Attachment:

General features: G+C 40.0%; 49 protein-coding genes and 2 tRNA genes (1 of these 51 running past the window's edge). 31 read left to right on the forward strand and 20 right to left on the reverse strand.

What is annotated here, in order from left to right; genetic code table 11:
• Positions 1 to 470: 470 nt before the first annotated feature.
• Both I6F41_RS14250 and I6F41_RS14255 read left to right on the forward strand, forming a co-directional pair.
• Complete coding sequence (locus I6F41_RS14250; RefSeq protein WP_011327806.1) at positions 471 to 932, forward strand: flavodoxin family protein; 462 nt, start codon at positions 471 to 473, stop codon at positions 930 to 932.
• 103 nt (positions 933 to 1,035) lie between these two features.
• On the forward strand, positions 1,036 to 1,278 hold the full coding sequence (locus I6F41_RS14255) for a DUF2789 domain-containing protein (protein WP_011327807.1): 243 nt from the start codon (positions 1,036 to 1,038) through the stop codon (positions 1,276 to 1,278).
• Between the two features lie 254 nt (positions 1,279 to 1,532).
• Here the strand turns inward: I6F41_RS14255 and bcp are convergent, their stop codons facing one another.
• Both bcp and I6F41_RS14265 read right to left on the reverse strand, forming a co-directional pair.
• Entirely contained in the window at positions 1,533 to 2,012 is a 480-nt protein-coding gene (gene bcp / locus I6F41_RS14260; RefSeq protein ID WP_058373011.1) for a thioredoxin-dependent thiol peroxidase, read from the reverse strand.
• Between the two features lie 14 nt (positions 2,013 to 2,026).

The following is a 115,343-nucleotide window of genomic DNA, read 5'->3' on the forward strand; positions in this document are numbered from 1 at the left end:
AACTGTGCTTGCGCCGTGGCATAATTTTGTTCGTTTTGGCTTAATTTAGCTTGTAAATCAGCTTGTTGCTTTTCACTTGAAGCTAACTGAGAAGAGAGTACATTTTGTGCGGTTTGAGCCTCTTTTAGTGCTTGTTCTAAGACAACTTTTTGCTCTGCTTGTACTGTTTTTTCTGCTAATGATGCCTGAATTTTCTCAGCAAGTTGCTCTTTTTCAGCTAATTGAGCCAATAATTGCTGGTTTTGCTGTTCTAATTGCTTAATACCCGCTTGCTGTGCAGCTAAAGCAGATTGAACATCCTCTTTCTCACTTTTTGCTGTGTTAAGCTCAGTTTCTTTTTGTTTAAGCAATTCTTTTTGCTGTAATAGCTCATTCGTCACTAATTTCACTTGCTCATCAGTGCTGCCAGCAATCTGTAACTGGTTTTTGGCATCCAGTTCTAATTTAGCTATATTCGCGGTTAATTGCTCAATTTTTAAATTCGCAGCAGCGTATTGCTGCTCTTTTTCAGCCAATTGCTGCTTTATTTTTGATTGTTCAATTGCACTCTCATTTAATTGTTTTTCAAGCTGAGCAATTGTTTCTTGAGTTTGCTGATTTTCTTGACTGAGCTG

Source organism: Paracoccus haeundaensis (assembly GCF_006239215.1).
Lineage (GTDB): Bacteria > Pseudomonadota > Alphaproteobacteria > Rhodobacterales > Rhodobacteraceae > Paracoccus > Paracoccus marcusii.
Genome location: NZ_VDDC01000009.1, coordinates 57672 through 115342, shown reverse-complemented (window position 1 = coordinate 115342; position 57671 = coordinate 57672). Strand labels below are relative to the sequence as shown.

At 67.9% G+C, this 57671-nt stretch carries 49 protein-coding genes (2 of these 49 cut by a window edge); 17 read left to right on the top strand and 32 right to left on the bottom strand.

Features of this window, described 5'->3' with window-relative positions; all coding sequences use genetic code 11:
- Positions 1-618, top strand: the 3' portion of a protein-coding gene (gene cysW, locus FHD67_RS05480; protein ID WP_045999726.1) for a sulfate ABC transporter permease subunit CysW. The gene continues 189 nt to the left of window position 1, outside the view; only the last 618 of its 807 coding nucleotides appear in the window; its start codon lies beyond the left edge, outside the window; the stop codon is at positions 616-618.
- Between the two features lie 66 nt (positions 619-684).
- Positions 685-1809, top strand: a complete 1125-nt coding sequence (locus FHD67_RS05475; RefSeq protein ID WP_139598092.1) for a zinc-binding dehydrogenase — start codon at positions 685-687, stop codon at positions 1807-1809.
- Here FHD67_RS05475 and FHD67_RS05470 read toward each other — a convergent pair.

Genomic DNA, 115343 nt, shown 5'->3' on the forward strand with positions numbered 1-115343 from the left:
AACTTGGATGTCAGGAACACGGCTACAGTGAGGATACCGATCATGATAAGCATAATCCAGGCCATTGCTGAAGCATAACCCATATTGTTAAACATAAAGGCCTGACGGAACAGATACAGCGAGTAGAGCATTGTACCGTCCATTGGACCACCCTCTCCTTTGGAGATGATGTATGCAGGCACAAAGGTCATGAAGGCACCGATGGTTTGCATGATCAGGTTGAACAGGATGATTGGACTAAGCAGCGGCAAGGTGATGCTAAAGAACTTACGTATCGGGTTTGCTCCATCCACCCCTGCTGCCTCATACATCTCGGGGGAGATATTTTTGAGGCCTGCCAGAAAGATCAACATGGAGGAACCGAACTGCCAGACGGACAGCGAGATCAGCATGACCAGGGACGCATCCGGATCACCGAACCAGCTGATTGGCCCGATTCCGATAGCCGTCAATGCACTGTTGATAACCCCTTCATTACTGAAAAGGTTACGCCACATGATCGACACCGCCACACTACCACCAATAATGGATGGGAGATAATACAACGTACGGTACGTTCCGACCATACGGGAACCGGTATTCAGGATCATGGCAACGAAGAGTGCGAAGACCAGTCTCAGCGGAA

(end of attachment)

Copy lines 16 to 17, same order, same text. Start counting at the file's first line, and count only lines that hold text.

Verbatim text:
Lineage (GTDB): Bacteria > Pseudomonadota > Alphaproteobacteria > Rhodobacterales > Rhodobacteraceae > Paracoccus > Paracoccus marcusii.
Genome location: NZ_VDDC01000009.1, coordinates 57672 through 115342, shown reverse-complemented (window position 1 = coordinate 115342; position 57671 = coordinate 57672). Strand labels below are relative to the sequence as shown.